Derek, you are quite incredible yourself! Such courage and determination!

      Tara, where Long Island are you? I’m from in Suffolk, near Sunken Meadow Park.

      Abdul, I wish it were my car. I went to a driving event. That was a Lamborghini, which I got to drive for 3min. 🙂

      Cookie, you are the BEST! Thank you so much for pulling us together! May God bless you and your family!

  3. Hi Ernest 🙂
    Very inspiring story.
    Thank you so much for sharing.

  4. nice car…i mean nice story lol
    thank for you story buddy and remamber we have AS but AS never have ME

  5. Dear Ernest,
    Thank you so much for sharing your story. It is my honor to do this and you are right, from this day forward you are never alone. Thank you for being such an inspiration to me and others.. you are my magic pill today.
    Sincerely Cookie

  6. My husband and his sister and their father all have AS. In addition to exercise have you tried anything with diet? My husband and his sister have found that a no starch diet reduces their pain and inflammation tremendously. My husband Jeff was taking a ton of pain meds every day, and when he eliminates starches (bread, potatoes, rice, corn, pasta) he only takes about 2 Advil every morning. It’s not for the faint of heart.

    We’ve learned to make a lot of things with coconut and almond flour, but it’s hard for my husband because of course he misses bread! My SIL is really good at it and never eats starch anymore because she feels so much better. She was researching what she could do to manage her pain when she was pregnant since she couldn’t take NSID’s, when she came across the information.
    Might be something worth checking out.

    I have a friend from high school that has AS, and when I told her about how my husband eats, she said she’d rather take the medication! ha ha But seriously, his rheumytologist said he was in remission. I know it won’t reverse damage, but it will prevent any future damage.

    We were especially interested in teaching our children about how to manage it. We have 6 kids, and the statistic is that they have a 50/50 chance of getting it. Hopefully watching their dad feel so much better from how he eats will help any of them who end up with it.

    Good luck to you, I’m amazed how many people live with this disease yet it’s relatively unknown to the general population.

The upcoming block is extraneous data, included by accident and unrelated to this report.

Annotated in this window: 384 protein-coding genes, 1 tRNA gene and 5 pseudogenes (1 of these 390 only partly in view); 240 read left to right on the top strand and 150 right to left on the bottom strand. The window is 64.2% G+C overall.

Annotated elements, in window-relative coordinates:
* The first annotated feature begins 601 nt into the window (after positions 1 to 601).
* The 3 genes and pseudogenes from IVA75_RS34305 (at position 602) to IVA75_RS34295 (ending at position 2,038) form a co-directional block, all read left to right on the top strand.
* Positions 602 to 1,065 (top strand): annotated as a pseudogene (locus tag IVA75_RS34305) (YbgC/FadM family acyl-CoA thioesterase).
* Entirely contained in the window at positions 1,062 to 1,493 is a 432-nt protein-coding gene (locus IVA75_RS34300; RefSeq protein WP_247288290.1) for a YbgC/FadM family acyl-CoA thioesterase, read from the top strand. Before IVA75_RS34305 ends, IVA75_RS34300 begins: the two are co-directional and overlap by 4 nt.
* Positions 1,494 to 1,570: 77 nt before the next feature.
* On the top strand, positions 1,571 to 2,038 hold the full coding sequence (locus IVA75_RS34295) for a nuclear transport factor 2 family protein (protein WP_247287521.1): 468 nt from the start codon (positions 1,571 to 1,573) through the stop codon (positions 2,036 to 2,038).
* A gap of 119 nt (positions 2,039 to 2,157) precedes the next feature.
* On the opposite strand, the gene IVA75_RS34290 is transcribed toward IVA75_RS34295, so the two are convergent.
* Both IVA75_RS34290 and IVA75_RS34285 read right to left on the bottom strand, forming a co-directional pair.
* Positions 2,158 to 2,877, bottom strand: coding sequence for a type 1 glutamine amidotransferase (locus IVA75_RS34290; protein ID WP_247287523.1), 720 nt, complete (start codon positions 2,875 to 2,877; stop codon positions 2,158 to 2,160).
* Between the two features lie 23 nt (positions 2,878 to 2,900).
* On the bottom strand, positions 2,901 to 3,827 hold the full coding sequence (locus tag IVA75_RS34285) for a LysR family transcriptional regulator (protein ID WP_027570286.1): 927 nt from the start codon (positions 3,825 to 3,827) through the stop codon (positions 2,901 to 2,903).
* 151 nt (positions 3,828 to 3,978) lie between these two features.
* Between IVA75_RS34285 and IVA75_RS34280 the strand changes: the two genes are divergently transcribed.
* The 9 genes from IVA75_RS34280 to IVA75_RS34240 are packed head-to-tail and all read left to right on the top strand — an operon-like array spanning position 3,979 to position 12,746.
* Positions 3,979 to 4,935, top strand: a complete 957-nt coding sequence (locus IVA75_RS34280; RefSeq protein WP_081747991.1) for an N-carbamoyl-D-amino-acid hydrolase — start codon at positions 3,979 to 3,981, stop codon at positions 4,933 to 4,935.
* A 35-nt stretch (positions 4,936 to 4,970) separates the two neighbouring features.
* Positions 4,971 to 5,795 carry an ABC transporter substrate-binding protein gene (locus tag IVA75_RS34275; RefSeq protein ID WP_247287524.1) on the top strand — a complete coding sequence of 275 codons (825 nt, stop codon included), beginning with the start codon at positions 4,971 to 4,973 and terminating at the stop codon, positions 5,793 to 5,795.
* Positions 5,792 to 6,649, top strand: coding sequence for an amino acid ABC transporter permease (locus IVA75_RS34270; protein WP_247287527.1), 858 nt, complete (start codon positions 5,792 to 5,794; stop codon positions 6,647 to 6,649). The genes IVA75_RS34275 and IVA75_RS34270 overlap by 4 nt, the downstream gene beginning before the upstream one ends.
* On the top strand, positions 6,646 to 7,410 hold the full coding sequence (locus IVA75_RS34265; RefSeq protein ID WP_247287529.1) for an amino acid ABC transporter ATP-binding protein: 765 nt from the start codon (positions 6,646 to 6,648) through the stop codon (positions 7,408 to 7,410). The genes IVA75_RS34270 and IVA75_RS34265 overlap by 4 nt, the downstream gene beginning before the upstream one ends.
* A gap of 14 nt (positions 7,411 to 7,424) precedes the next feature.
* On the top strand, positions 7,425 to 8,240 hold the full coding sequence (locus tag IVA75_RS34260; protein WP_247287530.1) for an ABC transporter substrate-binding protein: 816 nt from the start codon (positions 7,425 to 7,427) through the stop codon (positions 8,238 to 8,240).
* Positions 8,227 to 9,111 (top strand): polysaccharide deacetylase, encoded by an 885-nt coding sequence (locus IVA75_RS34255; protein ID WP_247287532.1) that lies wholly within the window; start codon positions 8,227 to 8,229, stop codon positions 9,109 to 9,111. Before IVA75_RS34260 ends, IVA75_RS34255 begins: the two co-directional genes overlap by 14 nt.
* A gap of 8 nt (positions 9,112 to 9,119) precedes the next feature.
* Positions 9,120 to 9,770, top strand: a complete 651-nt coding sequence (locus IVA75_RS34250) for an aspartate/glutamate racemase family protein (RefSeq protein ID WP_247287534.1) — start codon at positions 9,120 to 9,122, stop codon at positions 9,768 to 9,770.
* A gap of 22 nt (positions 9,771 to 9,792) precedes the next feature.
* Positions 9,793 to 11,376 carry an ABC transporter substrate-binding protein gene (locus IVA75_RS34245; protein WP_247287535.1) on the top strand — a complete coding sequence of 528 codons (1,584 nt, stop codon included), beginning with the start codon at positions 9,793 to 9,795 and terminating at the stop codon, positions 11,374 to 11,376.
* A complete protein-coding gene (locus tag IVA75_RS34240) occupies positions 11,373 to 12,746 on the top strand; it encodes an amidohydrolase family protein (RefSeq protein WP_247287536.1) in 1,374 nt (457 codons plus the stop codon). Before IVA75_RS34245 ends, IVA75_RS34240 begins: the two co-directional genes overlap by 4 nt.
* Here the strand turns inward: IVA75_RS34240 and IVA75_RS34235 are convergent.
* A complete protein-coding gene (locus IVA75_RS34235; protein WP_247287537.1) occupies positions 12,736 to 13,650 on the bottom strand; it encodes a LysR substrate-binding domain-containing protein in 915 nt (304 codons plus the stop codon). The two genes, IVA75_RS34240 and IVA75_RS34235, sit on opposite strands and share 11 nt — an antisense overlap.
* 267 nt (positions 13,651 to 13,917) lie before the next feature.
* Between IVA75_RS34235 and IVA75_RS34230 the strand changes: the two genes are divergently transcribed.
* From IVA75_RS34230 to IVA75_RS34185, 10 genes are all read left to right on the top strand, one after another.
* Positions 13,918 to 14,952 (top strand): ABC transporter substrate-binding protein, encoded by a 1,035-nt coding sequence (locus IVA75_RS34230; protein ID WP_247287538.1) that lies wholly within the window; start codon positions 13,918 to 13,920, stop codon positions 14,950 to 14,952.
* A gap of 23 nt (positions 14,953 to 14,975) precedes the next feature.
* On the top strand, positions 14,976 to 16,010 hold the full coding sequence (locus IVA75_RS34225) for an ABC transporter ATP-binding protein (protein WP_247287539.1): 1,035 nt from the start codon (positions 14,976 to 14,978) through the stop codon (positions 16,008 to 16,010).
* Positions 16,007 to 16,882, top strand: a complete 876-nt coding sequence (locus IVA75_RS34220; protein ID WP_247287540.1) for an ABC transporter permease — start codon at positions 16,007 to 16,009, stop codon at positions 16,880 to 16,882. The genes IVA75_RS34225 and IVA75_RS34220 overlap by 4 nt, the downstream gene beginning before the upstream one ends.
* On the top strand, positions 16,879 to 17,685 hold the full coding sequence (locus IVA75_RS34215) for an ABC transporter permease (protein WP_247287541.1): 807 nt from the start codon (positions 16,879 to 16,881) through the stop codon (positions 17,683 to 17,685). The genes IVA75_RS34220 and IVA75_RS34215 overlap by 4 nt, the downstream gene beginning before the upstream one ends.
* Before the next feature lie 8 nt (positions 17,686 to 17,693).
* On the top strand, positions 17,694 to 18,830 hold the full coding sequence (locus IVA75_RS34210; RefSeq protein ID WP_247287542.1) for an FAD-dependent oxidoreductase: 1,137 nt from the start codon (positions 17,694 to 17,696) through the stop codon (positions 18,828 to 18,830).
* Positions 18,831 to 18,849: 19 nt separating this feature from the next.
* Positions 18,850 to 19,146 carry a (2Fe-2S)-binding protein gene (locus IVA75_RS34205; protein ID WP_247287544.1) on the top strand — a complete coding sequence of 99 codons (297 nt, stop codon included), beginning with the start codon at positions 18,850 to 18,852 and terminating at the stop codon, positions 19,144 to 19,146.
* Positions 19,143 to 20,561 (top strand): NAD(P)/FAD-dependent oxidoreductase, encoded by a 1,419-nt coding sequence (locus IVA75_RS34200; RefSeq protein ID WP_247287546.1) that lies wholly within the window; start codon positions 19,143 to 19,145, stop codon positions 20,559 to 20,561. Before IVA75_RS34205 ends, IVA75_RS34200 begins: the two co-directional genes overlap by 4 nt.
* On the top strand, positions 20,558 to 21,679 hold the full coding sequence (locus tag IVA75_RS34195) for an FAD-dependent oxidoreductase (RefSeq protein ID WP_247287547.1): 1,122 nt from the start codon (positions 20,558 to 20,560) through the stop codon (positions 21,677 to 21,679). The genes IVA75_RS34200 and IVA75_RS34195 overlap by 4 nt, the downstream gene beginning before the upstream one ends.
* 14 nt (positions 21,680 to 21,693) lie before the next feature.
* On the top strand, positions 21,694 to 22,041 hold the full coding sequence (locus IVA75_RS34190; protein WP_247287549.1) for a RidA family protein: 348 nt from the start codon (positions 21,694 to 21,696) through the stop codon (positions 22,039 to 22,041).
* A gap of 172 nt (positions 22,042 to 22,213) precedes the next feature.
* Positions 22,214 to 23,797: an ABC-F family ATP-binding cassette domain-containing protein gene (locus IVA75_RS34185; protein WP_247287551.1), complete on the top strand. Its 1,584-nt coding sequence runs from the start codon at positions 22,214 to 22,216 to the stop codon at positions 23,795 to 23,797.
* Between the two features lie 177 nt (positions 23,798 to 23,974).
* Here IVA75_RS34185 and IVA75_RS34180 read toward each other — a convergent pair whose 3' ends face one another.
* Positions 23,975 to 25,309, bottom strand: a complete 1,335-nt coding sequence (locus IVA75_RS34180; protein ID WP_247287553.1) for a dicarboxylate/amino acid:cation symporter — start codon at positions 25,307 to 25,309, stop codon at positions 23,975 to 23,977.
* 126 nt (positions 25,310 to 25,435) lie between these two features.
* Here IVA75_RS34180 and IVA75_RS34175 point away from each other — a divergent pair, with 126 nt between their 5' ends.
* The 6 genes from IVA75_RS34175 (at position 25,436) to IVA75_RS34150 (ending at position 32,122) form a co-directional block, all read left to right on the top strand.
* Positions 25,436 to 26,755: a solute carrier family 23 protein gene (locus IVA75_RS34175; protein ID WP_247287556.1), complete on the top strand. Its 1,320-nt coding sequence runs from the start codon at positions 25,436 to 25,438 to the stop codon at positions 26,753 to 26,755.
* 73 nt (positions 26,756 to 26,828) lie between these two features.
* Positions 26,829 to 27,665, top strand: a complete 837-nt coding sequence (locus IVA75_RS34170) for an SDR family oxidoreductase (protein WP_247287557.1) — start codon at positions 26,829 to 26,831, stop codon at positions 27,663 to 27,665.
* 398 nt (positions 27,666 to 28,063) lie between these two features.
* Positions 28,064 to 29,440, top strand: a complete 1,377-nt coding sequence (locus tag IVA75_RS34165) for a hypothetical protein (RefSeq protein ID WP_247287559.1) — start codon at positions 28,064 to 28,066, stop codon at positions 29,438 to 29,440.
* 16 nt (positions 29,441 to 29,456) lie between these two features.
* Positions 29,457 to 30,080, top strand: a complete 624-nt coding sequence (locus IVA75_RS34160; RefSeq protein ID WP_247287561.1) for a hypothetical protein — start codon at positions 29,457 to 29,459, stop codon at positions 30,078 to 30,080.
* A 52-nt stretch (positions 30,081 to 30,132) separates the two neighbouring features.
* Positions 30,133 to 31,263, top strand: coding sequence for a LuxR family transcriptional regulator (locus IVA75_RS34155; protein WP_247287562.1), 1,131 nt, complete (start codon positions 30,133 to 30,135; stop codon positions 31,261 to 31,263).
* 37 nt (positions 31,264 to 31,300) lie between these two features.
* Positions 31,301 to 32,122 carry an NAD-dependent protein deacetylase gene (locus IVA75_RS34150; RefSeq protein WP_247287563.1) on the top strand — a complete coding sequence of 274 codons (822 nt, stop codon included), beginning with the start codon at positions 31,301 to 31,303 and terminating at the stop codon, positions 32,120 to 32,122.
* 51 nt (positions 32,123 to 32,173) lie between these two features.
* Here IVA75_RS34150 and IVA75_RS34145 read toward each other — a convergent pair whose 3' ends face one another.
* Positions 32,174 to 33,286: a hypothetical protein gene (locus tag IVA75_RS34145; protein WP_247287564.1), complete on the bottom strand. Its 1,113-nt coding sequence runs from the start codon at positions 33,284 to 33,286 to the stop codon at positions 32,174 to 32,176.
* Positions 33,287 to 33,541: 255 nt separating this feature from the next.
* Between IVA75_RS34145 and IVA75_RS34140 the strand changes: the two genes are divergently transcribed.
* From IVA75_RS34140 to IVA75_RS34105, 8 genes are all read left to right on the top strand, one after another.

• Hi Amy,

      Thank you for your information! I actually first came across the low-starch, no-starch diet on Faces a couple of weeks ago. I’m deliberating whether to try it or not. Luckily, the pain is not too bad (or I have a high pain threshold), and I am blessed to be able to function pretty well. It’s just my neck that is very tight and uncomfortable, and my back is almost fused. So I’m not sure if the big sacrifice/change will give me the same magnitude of benefit. I only take 800mg Motrin/day, and sometimes I even forget.
      But if there us a chance to improve my quality of life even a little, it may be worth it. I remember adding a lot of fruit to my diet 15 years ago, and it did help a lot.

      May I ask a few questions? Did they consult a doctor before starting the diet? What did they change first? How long did it take to transition? Is it possible to switch alone (and not involve the whole family)? What do they do when they dine at a restaurant? Being Chinese, (brown) rice is the main staple. I wonder what my alternatives are.

      We have 3 girls and I pray they never get this. However, the 10yr old just started complaining of pain in the right ankle this week. 😦 I’d hate to impose a diet on her so young, and deprive her of so many yummy foods, unless it will really help her.

      Thanks again for your advice! I’m glad that your husband and SIL have found relief. And I hope your children are spared the agony.

      Best wishes!
      Ernest

  7. Keep up the good work Ernest!